Old Town Walking Tour

Old Town Walking Tour

The Old Town of Munich, sprawling on the west bank of the River Isar, is a treasure trove of architectural splendor and cultural heritage. Also known in German as Altstadt, this medieval area forms the historic core and cultural heart of the Bavarian capital. The entire Old Town is listed as a historical monument and is a living museum – “where the past harmonizes with the present in a grand...  view more

Tour Duration: 2 Hour(s)
Travel Distance: 2.7 Km or 1.7 Miles
Third Reich Munich Walking Tour

Third Reich Munich Walking Tour

In the first quarter of the 20th century, the capital of Bavaria, Munich, was ill-fated to become the birthplace of the National Socialist German Workers' Party (aka NSDAP or Nazi Party) and the site of its early activities. The city played a significant role in the rise and consolidation of power of the Nazi Party and, ultimately, the establishment of the Third Reich.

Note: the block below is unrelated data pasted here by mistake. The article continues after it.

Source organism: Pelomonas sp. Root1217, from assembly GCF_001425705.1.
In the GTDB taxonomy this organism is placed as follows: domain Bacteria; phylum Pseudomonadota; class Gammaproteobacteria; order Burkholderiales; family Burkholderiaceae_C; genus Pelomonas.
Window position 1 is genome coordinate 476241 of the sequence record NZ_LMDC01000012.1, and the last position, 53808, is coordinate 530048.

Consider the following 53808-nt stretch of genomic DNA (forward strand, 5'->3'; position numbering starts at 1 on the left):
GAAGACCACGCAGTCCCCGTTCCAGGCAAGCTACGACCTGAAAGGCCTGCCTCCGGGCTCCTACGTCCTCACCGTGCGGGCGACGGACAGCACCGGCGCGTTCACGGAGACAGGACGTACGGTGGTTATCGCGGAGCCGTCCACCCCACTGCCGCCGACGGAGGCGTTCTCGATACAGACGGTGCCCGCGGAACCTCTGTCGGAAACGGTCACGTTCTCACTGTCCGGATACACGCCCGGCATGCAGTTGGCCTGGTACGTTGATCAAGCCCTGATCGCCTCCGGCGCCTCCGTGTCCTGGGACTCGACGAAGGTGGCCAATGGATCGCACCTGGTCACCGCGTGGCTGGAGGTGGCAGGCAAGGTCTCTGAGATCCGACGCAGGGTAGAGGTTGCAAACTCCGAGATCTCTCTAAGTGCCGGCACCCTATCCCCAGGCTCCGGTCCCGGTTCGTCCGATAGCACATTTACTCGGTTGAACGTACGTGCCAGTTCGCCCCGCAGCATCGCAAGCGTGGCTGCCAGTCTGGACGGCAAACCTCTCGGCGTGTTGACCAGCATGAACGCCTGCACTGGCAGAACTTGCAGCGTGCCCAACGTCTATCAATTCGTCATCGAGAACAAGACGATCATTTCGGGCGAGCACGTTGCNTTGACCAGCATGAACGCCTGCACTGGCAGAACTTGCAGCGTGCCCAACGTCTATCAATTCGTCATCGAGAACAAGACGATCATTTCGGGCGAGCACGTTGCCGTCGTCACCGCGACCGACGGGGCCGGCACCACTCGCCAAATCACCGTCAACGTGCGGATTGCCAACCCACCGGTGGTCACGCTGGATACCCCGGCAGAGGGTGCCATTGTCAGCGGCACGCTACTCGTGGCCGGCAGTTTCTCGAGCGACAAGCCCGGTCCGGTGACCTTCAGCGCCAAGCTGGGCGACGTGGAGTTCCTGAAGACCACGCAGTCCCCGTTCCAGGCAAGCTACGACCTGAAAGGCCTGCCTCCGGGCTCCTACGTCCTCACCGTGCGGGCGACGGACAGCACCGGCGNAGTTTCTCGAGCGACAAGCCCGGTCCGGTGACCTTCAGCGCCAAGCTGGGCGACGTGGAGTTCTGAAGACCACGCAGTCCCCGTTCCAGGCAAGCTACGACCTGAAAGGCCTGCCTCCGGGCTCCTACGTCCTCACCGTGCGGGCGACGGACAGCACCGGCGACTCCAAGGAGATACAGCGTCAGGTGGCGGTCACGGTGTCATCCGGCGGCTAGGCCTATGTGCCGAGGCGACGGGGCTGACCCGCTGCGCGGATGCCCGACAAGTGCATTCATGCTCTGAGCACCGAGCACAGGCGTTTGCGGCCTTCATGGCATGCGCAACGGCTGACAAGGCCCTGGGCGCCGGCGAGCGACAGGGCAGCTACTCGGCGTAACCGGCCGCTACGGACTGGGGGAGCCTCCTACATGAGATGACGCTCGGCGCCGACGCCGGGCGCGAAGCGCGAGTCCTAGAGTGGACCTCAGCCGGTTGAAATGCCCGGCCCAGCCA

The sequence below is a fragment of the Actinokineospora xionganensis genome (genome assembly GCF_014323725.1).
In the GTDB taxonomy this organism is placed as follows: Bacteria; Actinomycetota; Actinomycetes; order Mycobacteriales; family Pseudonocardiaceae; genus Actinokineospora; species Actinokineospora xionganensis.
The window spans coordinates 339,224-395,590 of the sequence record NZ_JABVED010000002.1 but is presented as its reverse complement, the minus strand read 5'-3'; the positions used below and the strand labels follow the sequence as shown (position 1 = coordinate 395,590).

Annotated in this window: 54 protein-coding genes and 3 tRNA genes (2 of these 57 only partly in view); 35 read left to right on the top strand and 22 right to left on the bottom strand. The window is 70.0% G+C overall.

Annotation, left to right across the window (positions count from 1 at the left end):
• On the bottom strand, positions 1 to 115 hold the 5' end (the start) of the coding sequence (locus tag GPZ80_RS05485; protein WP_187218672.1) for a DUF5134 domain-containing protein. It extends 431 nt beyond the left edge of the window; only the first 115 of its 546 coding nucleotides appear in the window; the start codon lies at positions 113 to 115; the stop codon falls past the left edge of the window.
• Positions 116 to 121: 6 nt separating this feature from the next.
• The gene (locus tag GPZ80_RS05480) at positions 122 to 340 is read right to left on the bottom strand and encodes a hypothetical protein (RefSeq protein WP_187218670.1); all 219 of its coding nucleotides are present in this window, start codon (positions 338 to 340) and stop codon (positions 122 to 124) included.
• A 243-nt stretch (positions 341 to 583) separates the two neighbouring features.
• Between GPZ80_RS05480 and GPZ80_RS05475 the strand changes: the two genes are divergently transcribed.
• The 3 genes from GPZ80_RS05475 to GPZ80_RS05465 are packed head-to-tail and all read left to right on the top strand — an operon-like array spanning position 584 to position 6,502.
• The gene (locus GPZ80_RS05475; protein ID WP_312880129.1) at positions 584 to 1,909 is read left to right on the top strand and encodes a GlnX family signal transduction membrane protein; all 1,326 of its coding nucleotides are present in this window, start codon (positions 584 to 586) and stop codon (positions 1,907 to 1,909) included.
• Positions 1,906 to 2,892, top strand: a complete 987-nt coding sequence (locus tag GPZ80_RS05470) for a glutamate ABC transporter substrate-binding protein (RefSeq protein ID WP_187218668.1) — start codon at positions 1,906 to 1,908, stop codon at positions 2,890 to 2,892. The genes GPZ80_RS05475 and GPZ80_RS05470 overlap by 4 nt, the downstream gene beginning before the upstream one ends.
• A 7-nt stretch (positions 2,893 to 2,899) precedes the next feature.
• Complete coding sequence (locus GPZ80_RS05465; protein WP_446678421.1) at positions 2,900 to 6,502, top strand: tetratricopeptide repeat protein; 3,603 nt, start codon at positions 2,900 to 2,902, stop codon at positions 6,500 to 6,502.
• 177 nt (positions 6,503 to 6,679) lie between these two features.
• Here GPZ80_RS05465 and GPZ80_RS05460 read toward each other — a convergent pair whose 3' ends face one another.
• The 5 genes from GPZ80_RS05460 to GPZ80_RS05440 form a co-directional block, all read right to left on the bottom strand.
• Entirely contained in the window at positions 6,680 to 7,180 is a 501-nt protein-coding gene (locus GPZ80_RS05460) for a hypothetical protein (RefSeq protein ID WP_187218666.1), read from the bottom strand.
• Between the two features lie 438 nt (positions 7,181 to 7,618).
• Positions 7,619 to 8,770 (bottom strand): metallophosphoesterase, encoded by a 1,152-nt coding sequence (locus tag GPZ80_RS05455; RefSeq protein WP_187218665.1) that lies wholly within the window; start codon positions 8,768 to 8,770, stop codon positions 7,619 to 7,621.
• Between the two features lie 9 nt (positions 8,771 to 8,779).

The Third Reich went...  view more

Tour Duration: 2 Hour(s)
Travel Distance: 3.3 Km or 2.1 Miles
Old Town Souvenir Shops

Old Town Souvenir Shops

"Collect moments, not things," wise men say. In reference to travel, this may be interpreted as the prevalence of experiences and memories over material gains. Still, when it comes to travel mementos, albeit material they are, memories and experiences are primarily what these little (or not so little) tokens are all about.

And it would be a pity to leave Munich without bringing home...  view more

Tour Duration: 1 Hour(s)
Travel Distance: 1.5 Km or 0.9 Miles

Useful Travel Guides for Planning Your Trip